Gadolinium contrast medium is used in about 1 in 3 MRI scans to improve the clarity of the images or pictures of your body’s internal structures. This improves the diagnostic accuracy of the MRI scan.
Engineers studied the use of nuclear magnetic resonance tools in the oil industry to characterize deposits underground. They suggest that molecular dynamics simulations could be used to optimize these tools.
Philip Singer of the George R. Brown School of Engineering said, “There are roughly 100 million MRIs taken worldwide every year, and about 40% of them use gadolinium-based contrast agents, but the way they model MRI response to these agents hasn’t changed significantly since the 1980s. We thought it would be a good testbed for our ideas.”
The team demonstrated that limiting several parameters in simulations could potentially improve the analysis of gadolinium-based contrast agents. They also tested the effectiveness of simulations at imaging for clinical diagnosis.
Dilip Asthagiri of the George R. Brown School of Engineering said, “Doctors use MRI devices to “see” the state of soft tissues inside the body, including the brain, by inducing magnetic moments in the hydrogen nuclei of ever-present water molecules to align along the magnetic field. The device detects bright spots when the aligned nuclei “relax” back to thermal equilibrium following an excitation, and the faster they relax, the brighter the contrast.”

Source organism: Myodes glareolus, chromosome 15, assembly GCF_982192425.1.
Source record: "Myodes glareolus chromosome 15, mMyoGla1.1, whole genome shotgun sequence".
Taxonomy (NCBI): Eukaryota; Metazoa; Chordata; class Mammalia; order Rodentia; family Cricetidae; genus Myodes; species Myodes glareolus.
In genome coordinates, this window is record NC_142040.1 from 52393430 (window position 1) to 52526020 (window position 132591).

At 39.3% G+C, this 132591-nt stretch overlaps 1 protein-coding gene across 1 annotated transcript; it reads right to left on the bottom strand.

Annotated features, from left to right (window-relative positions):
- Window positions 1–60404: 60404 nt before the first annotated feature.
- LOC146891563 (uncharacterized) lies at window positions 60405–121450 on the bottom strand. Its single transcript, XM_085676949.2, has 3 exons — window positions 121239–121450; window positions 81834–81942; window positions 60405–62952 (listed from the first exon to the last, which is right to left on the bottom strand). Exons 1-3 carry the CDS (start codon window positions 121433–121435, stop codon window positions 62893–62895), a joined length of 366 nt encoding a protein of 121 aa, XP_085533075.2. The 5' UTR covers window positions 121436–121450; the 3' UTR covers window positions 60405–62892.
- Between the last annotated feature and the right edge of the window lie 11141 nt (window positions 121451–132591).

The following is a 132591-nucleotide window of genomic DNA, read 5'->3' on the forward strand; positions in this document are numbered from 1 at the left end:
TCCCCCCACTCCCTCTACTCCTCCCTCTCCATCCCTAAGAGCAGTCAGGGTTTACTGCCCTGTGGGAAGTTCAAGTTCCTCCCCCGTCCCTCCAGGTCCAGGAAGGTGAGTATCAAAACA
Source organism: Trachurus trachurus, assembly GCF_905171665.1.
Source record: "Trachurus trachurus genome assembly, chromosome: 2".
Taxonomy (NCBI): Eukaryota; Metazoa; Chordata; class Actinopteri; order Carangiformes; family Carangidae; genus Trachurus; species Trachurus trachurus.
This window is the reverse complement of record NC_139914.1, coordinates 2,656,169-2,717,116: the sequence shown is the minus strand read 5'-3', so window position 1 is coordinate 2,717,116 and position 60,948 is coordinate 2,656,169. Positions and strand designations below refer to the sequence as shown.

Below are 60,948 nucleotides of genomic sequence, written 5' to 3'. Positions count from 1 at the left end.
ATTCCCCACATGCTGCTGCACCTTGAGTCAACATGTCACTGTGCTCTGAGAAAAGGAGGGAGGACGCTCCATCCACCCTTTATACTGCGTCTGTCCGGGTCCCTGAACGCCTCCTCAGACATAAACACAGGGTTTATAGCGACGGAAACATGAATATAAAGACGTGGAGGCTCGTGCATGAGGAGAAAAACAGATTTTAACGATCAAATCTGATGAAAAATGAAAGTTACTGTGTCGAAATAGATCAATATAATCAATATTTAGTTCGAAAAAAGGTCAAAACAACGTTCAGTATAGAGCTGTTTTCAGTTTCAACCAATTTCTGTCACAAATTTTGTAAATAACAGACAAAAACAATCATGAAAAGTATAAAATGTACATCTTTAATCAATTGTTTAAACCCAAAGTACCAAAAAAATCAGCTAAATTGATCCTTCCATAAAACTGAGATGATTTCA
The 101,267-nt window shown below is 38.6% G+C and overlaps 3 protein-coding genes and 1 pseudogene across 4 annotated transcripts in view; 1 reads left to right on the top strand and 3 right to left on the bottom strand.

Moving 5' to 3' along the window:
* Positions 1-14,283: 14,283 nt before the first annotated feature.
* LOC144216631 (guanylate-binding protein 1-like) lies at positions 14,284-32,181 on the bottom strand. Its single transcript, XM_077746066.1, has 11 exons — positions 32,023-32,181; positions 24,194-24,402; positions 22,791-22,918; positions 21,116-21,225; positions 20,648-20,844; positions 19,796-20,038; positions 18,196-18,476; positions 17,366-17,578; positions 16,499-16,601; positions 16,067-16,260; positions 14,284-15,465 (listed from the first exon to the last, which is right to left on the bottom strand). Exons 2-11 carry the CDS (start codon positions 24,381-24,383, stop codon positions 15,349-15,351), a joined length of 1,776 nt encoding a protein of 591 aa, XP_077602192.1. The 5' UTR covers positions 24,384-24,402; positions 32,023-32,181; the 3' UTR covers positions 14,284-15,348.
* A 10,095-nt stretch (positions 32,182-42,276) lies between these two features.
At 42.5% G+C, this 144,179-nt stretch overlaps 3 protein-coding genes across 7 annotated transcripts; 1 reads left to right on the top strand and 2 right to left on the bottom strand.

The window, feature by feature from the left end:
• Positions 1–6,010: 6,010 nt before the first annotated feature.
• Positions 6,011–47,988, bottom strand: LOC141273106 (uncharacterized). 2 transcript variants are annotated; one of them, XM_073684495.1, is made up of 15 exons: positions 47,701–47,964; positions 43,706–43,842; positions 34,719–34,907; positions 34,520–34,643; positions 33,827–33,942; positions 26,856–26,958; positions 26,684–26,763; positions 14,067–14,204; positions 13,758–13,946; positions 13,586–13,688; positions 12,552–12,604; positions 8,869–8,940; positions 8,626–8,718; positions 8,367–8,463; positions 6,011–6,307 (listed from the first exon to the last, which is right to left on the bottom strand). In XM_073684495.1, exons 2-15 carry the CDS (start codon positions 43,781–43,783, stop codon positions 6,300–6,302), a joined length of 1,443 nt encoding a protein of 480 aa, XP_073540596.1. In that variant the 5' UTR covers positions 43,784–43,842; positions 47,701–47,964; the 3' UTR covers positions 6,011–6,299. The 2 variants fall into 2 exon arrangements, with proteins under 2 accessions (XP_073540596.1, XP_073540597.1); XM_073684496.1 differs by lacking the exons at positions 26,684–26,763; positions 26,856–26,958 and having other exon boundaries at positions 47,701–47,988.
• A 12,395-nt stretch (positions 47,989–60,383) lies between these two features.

“That’s where paramagnetic gadolinium-based contrast agents come in. Gadolinium ions increase sensitivity and make the signal brighter by decreasing the T1 relaxation time of hydrogen nuclei. Our ultimate goal is to help the optimization and design of these agents.”
Singer said, “Typically, gadolinium is “chelated” (claws) —surrounded by metal ions—to make it less toxic. The body doesn’t remove gadolinium by itself and needs to be chelated so the kidneys can get rid of it after a scan. But chelation also slows the molecular rotation, and that creates better contrast in the MRI image.”
“In this case, these claws grip the gadolinium to make it stable. We hope our models help us design a stronger grip, which will make them safer while maximizing their ability to increase contrast.”
Asthagiri said, “We are also adapting its models beyond interactions with water. In biological systems, cells have other constituents like osmolytes and denaturants like urea, so we’re modeling gadolinium with these different environments to build toward a variety of applications.”
- Philip M. Singer et al., Predicting 1H NMR relaxation in Gd3+-aqua using molecular dynamics simulations, Physical Chemistry Chemical Physics (2021). DOI: 10.1039/D1CP03356E